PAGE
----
BG Spikes After Hypoglycemia

So I seem to consistently run high after low episodes again and again.

Example 1:
Last night I was low for a good two hours.
Saw I was low. 8g sugar and 8g peanut butter. Wait 20 minutes. Still low.
Had 15g crackers. Wait 20 minutes. Still low
Had 15g crackers. Wait 20 minutes. still low
Had 15g Crackers. Wait 20 minutes. still low
Had 15g crackers. wait 20 minutes. still low
Had 15g crackers. Wait 20 minutes. Starting to pickup. It's 1AM and I'm tired so I sleep.
Was around 150-200 all night overnight.

Example 2:
Saw I was getting low. Had 8g sugar. Wait 20 minutes. Still low
Had 20g crackers. Wait 15 minutes. Still low
Had 8g sugar. wait 15 minutes still low.
Had 15g crackers. Wait 20 minutes. Starting to pickup
Was around 150-200 within 1 hour.

I don't know how to properly respond to lows without having spikes afterwards! Does somebody have a good snack they use to avoid spikes afterwards? Or some better eat/wait routine? I am so tired of this happening.....

Followup: glucose tablets are working well when I am not dropping too fast and do not have insulin on board!

Yep, I'd be even higher than that if I took that much glucose! I use glucose tablets as they raise blood sugar rapidly, don't taste good enough to want to eat too many and can be precisely measured. I generally wait 1/2 hour not just 20 minutes. You don't give numbers so I don't know just how low you were and if you were (slowly) going up, or perhaps most importantly, if you had insulin on board. If I am not drastically low and I see some improvement and don't have IOB, I will wait a bit longer, or maybe take one more glucose tablet. If I am very low and/or continue to drop or have significant insulin on board, I will perhaps take two more glucose tablets and again wait 1/2 hour. You might try some time when you are not low to take glucose tablets and figure out exactly how much a gram of glucose raises your blood sugar so you know your needed dose. For me I take 2 glucose tablets (8gram) if I'm in the 50s. If I'm lower I will take 3. Then if I need to repeat, I only take 2 at a time and wait 1/2 hour.

Finally, I'm not sure what the peanut butter was for. It won't do anything significantly to raise your blood sugar and being fat will delay the rise so that's not useful.

Yeah, I am going to return to the tablets for a while and do as you recommend. Do you find they offer a sustainable BG increase over, say, an hour or so? Or will my BG be bouncing near lows over the next few hours?

There is no way to say for sure as we are all different, but once you determine the correct amount for you to raise your blood sugar, assuming you have no insulin on board it should be fine. Some people say they need a protein snack (not high fat) to sustain it, but I've never found that to be true for myself. The other variable, of course is your basal. If your basal is too high, that too can be causing or exacerbating lows.

This is one of those situations where a CGM really came in handy. I was really surprised to learn how slow most carbs were to raise my BG and how long the effect lingered. It helped with corrections, basal testing, and especially with figuring out my BG profile during various workout activities.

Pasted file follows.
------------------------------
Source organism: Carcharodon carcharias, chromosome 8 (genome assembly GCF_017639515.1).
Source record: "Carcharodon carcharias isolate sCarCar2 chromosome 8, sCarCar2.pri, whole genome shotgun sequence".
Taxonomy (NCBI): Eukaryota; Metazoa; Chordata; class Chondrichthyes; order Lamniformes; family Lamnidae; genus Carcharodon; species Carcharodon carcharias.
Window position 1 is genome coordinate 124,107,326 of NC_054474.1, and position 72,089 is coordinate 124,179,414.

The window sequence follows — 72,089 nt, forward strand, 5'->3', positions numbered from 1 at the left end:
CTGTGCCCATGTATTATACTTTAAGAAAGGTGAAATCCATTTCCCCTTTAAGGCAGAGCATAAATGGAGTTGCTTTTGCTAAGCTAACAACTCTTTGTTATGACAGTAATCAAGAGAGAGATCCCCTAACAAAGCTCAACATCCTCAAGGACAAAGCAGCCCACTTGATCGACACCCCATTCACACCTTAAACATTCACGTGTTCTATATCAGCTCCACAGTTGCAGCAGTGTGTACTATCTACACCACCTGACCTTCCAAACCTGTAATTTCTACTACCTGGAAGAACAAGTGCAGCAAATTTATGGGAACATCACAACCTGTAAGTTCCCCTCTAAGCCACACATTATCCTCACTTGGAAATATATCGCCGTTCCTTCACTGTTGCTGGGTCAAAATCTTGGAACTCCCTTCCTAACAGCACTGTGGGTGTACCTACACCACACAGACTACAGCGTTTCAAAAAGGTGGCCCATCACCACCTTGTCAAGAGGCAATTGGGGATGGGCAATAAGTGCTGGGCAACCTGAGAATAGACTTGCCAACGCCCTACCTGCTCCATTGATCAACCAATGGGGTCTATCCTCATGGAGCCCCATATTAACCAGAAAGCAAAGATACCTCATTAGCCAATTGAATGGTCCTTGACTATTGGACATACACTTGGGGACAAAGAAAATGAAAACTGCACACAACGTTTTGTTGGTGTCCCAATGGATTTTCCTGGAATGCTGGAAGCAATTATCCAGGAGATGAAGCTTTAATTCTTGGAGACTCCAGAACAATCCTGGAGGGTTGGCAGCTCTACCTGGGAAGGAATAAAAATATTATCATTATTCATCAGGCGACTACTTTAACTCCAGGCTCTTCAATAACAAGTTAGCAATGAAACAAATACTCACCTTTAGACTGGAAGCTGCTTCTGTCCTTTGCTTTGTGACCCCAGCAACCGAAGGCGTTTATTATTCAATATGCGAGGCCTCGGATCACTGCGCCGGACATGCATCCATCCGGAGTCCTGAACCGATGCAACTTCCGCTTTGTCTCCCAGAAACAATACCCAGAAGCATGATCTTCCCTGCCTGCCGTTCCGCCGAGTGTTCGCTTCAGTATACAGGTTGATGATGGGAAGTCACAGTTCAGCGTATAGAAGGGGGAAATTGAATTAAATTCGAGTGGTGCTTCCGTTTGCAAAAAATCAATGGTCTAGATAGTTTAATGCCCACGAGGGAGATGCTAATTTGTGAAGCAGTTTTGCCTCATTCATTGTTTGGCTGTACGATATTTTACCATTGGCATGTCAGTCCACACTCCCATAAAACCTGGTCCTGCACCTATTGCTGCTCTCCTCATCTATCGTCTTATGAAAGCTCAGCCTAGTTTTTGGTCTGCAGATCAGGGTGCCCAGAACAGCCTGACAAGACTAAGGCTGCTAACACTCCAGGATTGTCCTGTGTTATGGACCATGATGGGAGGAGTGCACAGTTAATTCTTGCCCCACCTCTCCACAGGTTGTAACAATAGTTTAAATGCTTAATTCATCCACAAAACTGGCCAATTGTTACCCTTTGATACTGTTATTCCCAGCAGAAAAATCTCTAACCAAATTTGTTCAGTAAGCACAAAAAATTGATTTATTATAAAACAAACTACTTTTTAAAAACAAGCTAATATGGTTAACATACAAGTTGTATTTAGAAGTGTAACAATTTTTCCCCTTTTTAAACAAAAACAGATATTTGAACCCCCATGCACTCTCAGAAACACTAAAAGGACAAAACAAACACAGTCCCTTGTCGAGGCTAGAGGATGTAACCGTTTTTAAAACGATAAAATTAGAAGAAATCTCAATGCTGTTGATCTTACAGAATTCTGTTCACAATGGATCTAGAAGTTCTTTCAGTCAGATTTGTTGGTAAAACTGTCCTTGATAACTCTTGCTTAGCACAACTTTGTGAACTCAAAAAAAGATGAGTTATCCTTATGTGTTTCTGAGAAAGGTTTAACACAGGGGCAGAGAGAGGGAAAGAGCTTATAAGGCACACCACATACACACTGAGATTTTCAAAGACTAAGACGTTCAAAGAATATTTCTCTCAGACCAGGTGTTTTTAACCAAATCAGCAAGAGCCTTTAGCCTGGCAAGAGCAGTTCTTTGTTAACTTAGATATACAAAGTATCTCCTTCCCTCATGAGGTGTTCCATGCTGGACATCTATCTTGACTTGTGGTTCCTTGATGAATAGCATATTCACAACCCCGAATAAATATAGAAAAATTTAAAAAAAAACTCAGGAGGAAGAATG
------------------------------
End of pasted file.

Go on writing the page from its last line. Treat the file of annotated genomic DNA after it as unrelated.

Overall, I learned to be a lot more pro-active when it came to preventing work-out induced hypos and a lot less aggressive when it came to simply treating them. I can tolerate hypos into the 60s and still get through a workout, but anything lower and I'm floored for the duration. If I'm not working out or obviously heading downward from the 70s or 60s, I'll ride them out as long as I can, especially if it's getting close to mealtime.

You might actually still be in your honeymoon, which makes things even tougher to predict. As much as it sucks to have your islet cells finally give up the ghost, it does make BG management a bit more predictable once you figure out your own peculiarities. =/

I like Level Life glucose gel (15grams) if you need a fast acting product and it sounds like you do.

Dear DFresh, try using Orange juice or better still 1 glucose tablet to control your lows rather than crackers. it takes longer for your body to break down the carbs in the crackers than 15g of orange juice or 1 glucose tablet. So right now, what you are doing is accumulating the carbs hence the high when u wake up.

D, in my humble opinion the problem is your choice of treatment for hypo. You're using things that are slower to digest and get in to the bloodstream, especially the peanut butter. In fact, the PB, since it came first, likely got in the way of digesting the crackers faster.

Given what you describe above, I'm not surprised it took 2 hours to get your BG moving.

Stick to sugar, ideally dextrose, to treat lows, and nothing else. My treatment of choice is skittles, 'cause they're 1g carb per. Makes it easy to dose.

DFresh, a bit more: The reason you rebounded back so high is you ate an enormous amount of carbs and didn't give yourself insulin to cover it. By my count, you ate 83g (ignoring the PB) -- that's a TON!!!

While far from precise, it is very helpful to determine your (what I call) "carb to bg delta" ratio. That is, how much does your BG rise for a given amount of carbs? Or the way I prefer it, how many carbs does it take to raise your BG 10 mg/dl?

This is very useful when correcting lows, and handling "overshoot" like you experienced. It helps you control how much you eat to counter a low -- and this can be tough sometimes because when you feel low, your brain has a very strong compulsion to eat -- carbs especially.

Your carb/deltaBG ratio is easy to determine. Take your insulin/carb ratio, and your correction factor (also a ratio, mg/dl per unit insulin) and divide. For me, I:C is 1:4 (0.25), and CF is 1:10. So, I rise 10 mg/dl for every 4g.

Given that, when I'm low I can figure how much carb to take, rather than blindly downing fixed amounts. I shoot to correct to 100 (although my target it 85), so I have some margin in case there is active insulin still driving my BG down. with a low of 60, I'd take (100-60)/10 * 4 = 16g. Then I'd wait at least 30 minutes for doing anything else.

If my BG has turned the corner and started to rise, I'll leave it be. If not, I'll take another +20 mg/dl carb dose (8g for me), and wait another 30.

I've never had to go beyond that.

Also, do not eat any fat or protein when you're correcting a low. It slows absorption of the sugar.